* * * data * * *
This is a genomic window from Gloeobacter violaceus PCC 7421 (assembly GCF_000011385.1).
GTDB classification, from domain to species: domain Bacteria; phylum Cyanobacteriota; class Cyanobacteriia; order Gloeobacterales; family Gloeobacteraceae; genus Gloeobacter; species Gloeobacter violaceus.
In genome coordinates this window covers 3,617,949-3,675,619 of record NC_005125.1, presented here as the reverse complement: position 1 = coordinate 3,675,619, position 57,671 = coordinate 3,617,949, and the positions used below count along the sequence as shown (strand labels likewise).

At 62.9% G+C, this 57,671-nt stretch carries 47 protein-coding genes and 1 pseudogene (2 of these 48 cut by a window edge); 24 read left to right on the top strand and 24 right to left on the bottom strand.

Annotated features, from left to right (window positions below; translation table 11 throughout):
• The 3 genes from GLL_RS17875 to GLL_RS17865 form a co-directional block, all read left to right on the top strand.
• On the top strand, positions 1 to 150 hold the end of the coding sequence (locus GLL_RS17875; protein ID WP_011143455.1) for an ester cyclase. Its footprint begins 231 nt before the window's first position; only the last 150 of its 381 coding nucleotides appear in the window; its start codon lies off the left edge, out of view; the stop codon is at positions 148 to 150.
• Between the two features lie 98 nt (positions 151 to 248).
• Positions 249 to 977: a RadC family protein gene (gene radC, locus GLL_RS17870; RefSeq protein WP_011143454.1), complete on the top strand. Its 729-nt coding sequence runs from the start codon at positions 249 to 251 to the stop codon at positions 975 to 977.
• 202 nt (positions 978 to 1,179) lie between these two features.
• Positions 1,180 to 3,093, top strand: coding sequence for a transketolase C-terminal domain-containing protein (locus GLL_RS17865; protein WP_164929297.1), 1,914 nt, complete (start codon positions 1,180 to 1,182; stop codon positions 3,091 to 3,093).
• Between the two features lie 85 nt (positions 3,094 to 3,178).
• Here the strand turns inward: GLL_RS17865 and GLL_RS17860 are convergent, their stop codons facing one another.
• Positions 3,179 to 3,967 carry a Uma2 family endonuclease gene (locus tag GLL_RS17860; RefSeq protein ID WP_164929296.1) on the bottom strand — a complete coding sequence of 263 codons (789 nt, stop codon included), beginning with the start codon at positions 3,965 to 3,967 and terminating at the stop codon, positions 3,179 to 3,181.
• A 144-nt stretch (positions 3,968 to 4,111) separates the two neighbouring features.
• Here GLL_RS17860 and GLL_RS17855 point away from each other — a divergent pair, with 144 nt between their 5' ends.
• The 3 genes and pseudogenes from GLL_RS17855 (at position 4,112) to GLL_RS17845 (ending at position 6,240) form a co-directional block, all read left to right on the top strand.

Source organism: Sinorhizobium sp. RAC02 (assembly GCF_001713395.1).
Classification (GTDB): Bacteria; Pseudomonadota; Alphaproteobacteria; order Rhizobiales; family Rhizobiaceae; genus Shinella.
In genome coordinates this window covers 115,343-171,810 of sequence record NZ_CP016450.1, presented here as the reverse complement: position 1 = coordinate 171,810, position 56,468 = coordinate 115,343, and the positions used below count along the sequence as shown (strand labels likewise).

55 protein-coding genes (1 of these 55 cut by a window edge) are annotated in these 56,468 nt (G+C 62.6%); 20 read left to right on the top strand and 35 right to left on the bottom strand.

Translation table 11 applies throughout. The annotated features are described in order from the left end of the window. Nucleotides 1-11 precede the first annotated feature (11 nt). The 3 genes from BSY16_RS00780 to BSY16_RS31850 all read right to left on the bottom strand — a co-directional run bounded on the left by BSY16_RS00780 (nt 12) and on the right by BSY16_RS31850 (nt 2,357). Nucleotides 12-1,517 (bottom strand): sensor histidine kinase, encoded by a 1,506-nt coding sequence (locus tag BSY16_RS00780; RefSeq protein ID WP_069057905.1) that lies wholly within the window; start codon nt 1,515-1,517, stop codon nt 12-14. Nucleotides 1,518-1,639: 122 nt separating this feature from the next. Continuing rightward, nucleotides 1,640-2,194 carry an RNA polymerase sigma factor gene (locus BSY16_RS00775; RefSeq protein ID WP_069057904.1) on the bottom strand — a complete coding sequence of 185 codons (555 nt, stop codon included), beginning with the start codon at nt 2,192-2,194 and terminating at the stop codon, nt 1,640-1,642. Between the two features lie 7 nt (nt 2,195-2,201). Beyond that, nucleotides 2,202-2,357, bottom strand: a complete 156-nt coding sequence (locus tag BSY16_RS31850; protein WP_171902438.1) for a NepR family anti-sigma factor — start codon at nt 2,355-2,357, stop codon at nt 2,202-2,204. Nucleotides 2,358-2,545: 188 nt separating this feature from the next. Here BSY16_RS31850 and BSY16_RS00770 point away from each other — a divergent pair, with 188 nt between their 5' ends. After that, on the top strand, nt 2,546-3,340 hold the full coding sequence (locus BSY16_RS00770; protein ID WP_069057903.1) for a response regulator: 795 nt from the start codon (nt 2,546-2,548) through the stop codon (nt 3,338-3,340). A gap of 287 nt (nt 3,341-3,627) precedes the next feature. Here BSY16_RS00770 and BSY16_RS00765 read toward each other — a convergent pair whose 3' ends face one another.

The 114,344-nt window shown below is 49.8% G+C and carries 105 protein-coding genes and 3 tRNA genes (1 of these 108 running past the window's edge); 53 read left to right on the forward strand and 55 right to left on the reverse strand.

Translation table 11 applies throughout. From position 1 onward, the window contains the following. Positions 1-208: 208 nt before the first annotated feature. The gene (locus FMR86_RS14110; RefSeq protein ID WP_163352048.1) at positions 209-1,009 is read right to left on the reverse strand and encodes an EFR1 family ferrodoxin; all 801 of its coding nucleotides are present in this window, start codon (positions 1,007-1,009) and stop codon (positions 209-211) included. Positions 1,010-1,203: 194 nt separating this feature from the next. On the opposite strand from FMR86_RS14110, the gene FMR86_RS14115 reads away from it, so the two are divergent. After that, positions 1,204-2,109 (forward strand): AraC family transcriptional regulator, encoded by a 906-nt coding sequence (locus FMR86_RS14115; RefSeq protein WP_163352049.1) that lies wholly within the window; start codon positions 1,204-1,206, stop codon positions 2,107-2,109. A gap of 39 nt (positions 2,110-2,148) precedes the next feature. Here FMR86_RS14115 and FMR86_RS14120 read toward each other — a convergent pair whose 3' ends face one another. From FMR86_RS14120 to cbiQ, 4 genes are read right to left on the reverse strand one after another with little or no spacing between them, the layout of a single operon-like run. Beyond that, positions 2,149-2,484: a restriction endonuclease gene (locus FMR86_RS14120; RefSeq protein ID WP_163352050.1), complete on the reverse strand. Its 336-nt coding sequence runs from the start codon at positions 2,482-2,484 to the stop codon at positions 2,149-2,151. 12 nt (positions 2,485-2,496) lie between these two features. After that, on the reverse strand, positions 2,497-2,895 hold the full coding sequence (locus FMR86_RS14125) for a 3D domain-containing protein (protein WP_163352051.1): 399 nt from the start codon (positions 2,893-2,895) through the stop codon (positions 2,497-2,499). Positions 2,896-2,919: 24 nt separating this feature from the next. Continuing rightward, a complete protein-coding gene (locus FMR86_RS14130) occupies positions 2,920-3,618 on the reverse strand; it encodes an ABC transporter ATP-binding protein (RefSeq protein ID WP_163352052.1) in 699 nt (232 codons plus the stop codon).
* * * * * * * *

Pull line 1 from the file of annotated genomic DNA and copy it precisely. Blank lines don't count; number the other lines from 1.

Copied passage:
This is a genomic window from Gloeobacter violaceus PCC 7421 (assembly GCF_000011385.1).